The imposing four-sided structure was erected using granite and measures 41 feet by 41 feet (12.4 meters by 12.4 meters) at its base. The pyramid stands at a height of 35 ft., or 10.6 meters.
There are Pyramids located all across the globe. Although the Great Pyramid of Giza is the most famous in the world, as many people believe it is, therefore, the oldest, this is not the case. As I have written about in previous articles here on Criomsos, as well as Pyramidomania, the oldest pyramids (according to mainstream experts) are the structures erected thousands of years ago in present-day Brazil.
The largest pyramid, on the other hand, is not in Africa but halfway across the world in present-day Mexico. The behemoth structure dubbed the Great Pyramid of Cholula is the largest in terms of mass. And although this particular piece is meant to describe a pyramid in Scotland, I felt a need to reference two of the most amazing pyramids on Earth briefly and compare them side by side.
As I wrote about in this article, compared to the Great Pyramid of Giza, which has a total volume of around 2.5 million cubic meters, the Great Pyramid of Cholula has a total volume estimated at over 4.5 million cubic meters, which means it is near twice the size of Giza’s Great Pyramid. Back to Europe. Depending on who you ask, there are either quite a few pyramids in Europe, or there are not. For example, many people argue that the so-called pyramids in Bosnia are indeed manmade structures and not hills resembling pyramids. I have traveled to Bosnia to Visoko and met their discovered Dr. Osmanagic, and there is certainly a sensation there is something there, something that has not been fully explored.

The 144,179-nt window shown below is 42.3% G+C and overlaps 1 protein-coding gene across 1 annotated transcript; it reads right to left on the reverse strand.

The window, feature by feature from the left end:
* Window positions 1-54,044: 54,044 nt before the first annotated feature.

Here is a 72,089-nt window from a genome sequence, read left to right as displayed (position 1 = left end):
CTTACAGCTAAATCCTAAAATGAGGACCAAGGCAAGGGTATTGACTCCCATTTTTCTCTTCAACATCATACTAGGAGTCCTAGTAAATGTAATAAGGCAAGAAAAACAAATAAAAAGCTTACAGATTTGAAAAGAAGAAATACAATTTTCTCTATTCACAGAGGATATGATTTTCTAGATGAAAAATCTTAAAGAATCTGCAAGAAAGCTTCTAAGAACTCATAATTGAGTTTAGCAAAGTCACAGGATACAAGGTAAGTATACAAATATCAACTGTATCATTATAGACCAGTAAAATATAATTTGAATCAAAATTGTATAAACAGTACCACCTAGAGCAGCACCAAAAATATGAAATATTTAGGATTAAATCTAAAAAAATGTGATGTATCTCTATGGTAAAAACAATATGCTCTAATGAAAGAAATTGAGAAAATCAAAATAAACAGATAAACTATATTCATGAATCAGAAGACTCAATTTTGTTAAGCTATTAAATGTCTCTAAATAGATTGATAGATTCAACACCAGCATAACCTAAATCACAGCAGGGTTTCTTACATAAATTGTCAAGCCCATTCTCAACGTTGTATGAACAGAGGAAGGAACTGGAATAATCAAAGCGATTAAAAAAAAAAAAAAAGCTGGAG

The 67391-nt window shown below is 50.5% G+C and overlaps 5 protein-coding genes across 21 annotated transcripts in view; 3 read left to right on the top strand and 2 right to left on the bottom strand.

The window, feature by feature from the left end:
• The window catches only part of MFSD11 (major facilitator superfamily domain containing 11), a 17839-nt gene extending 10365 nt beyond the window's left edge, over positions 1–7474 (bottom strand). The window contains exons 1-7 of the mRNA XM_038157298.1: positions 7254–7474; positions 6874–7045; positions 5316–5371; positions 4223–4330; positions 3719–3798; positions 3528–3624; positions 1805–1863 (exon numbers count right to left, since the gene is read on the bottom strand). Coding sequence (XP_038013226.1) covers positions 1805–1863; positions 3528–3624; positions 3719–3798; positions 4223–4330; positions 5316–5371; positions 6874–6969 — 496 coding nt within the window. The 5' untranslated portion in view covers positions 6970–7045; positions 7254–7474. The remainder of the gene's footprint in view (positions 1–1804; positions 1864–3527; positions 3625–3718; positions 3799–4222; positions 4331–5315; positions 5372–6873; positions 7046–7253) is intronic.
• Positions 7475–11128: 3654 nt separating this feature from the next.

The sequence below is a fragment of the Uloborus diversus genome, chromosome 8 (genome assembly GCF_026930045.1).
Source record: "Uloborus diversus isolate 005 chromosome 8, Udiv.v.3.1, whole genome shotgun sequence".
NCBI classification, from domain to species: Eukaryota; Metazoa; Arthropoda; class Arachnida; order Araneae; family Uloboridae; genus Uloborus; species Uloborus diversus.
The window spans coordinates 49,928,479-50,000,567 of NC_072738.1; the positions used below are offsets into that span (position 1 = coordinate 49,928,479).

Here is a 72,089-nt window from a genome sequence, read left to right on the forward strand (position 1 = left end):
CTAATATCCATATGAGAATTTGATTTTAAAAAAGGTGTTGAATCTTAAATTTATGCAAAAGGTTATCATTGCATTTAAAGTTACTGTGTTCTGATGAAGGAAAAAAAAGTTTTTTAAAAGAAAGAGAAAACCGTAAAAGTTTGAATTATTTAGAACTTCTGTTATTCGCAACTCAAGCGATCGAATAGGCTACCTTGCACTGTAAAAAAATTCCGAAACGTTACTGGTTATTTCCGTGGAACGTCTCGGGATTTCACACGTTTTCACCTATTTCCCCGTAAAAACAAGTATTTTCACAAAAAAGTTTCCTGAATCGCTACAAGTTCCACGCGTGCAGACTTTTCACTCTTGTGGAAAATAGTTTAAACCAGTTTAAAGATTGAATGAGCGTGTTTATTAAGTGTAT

We know for a fact there are pyramids in Greece, and we covered them extensively on Curiosmos. The remains of one of the most famous ancient pyramids constructed by the ancient Greeks can be found west of Athens. It is believed that there were up to 16 pyramidal-like structures in ancient Greece at one point. However, I find it of great interest that there is actually a pyramid in Scotland. Although the structure isn’t ancient, and not as massive as others around the world, its symbol and significance surely have an untold secret.
The pyramid of Scotland
While Scotland, England, and Wales are known for their megalithic marvels, not many people were aware of the fact that there is a pyramid in one of those countries. Specifically Scotland.
Dubbed the Balmoral pyramid, this structure does not match its African and American counterparts in age or size but nonetheless carries a fascinating story behind it. This pyramid can be found quite close to Balmoral castle in the Cairngorms National Park. A royal family’s traditional Christmas celebration takes place at Balmoral castle. As a gift for Queen Victoria, Prince Albert bought this property in 1852. This cairn commemorates Queen Victoria’s love for Prince Albert and is one of the 11 cairns constructed by her.
“To the beloved memory of Albert the Great and good; Prince consort, erected by his broken-hearted widow Victoria R. 21st August 1862,” reads a text on one side of the pyramid.
To access the pyramid, you can drive all the way to the Balmoral car park and then walk on foot to the cairns. Although the hike is a bit challenging for some, it is worth getting there and seeing this unique pyramid up close.
The imposing four-sided structure was erected using granite and measures 41 feet by 41 feet (12.4 meters by 12.4 meters) at its base. The pyramid stands at a height of 35 ft., or 10.6 meters. And while it isn’t the biggest in the world, its design, location, and story make it one of the most unique.
This pyramid is, in fact, one of the many cairns that are built in the region. A cairn is defined as a mound of rough stones built as a memorial or landmark. And the cairns in the region are precisely that, landmarks that are meant to commemorate an event or a person.
In Deeside, Scotland, the Balmoral estate is home to fourteen stone cairns, including one particular one located near Birkhall. Most of the cairns were built by Queen Victoria to commemorate members of the British royal family and important events in their lives.